Much ado about 12-year-old drivers

Nov 20, 2012


I was 12 years old in 1935. That was the year I bought a 1926 Ford Model T for $10.

I did not need a driver's license or car insurance. I bought it from a painter who built a box behind the only car seat. Because of the paint box, the license bureau reclassified the car as a truck.

The price of gas was 9 cents a gallon in 1939, the year I drove the car to the junkyard in Ferrysburg and sold it for $10.

The first Spring Lake police officer was Dick Livingston. There was a speed limit in Spring Lake, but since my car did not have a speedometer, I could only guess at the speed. Occasionally, Officer Livingston would pull me over for speeding through town. Each time he pulled me over, he would ask if I knew how fast I was going. My reply was always, “I don’t know.”

He never issued me a ticket, but often mentioned that I really should get a driver's license some day!

During those years, I also occasionally drove my grandfather's 1927 cattle-truck in Muskegon, which was quite an adventure with a load of cattle and mechanical brakes known for failing after a long trip.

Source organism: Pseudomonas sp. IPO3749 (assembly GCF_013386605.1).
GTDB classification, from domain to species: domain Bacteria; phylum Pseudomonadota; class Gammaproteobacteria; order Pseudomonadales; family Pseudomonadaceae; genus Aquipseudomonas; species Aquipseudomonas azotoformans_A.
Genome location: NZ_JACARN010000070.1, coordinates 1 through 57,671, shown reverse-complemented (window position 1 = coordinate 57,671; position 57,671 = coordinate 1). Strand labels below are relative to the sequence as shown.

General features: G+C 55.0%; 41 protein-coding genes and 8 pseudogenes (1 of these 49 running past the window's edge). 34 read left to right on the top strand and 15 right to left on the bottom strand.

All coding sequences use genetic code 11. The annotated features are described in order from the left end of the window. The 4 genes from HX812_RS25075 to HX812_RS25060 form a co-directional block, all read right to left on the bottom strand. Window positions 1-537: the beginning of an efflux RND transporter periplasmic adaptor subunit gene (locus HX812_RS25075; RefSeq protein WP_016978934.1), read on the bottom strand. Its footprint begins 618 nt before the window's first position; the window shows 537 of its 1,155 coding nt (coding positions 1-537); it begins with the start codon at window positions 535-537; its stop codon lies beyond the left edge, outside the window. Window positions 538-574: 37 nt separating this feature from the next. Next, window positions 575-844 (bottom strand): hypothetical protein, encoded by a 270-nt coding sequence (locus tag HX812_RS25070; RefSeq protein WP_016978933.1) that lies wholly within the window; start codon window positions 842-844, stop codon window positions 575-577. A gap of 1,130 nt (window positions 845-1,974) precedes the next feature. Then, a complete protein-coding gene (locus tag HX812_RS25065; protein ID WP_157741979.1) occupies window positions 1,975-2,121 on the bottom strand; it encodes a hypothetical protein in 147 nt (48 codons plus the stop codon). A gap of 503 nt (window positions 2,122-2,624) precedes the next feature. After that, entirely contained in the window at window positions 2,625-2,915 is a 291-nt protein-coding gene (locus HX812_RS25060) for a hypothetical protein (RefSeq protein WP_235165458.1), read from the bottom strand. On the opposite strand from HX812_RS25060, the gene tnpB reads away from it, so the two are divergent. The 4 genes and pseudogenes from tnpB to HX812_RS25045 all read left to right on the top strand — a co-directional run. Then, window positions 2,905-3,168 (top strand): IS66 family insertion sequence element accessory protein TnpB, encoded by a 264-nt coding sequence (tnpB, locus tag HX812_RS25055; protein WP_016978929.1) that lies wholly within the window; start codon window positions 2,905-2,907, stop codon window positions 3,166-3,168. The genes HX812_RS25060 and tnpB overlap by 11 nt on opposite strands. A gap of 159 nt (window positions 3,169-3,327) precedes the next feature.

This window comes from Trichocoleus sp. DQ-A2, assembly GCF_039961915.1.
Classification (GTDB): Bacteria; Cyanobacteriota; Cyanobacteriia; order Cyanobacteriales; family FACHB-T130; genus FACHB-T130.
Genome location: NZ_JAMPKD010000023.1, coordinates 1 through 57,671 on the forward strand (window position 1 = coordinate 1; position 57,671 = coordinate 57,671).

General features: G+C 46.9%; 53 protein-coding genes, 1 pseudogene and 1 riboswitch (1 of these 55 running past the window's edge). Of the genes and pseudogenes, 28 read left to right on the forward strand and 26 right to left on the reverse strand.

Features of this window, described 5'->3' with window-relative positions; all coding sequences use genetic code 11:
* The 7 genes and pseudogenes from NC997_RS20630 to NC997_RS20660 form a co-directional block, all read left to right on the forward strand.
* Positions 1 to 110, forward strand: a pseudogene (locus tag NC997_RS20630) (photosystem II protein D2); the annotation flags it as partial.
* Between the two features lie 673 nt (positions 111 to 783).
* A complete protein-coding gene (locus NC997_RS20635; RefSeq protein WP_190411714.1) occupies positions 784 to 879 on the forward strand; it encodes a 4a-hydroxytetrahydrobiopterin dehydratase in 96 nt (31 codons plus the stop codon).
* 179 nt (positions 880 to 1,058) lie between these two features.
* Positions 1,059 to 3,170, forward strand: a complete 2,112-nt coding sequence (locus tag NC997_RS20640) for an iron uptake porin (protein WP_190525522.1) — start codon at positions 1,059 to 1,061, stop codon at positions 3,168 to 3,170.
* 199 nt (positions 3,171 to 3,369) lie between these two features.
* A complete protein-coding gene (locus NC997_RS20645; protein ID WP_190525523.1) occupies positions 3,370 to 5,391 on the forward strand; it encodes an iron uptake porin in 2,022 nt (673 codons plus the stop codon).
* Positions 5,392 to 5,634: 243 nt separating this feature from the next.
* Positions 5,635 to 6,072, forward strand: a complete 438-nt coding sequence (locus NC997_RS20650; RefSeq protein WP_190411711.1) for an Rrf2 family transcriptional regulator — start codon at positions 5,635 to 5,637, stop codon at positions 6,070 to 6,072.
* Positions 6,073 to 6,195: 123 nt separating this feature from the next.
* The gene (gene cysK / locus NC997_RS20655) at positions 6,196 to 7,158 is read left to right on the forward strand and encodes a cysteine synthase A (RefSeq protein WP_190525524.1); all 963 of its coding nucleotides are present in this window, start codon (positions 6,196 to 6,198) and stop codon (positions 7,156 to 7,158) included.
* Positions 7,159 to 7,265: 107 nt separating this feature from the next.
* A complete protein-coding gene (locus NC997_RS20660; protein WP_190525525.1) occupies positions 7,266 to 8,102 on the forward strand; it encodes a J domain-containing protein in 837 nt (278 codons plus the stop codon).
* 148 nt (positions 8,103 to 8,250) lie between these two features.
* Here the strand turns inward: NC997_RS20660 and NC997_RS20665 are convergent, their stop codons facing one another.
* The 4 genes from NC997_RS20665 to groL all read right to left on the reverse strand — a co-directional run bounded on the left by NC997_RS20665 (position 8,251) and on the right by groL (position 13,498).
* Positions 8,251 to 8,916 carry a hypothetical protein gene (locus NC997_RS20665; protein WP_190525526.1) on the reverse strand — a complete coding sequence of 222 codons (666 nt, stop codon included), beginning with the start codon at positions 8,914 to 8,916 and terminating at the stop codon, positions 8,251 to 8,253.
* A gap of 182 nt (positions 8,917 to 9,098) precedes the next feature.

In 1939, I bought a 1930 Ford Model A for $22.50. My brother drove it while I was fighting in Europe during World War II. After returning from service, I sold it for $200.

I am now 89 with only one good eye, so I voluntarily gave up driving. What a very different world we now live in, contrasted with those days.

— Robert Boven, Spring Lake


Post a Comment

Log in to your account to post comments here and on other stories, galleries and polls. Share your thoughts and reply to comments posted by others. Don't have an account on Create a new account today to get started.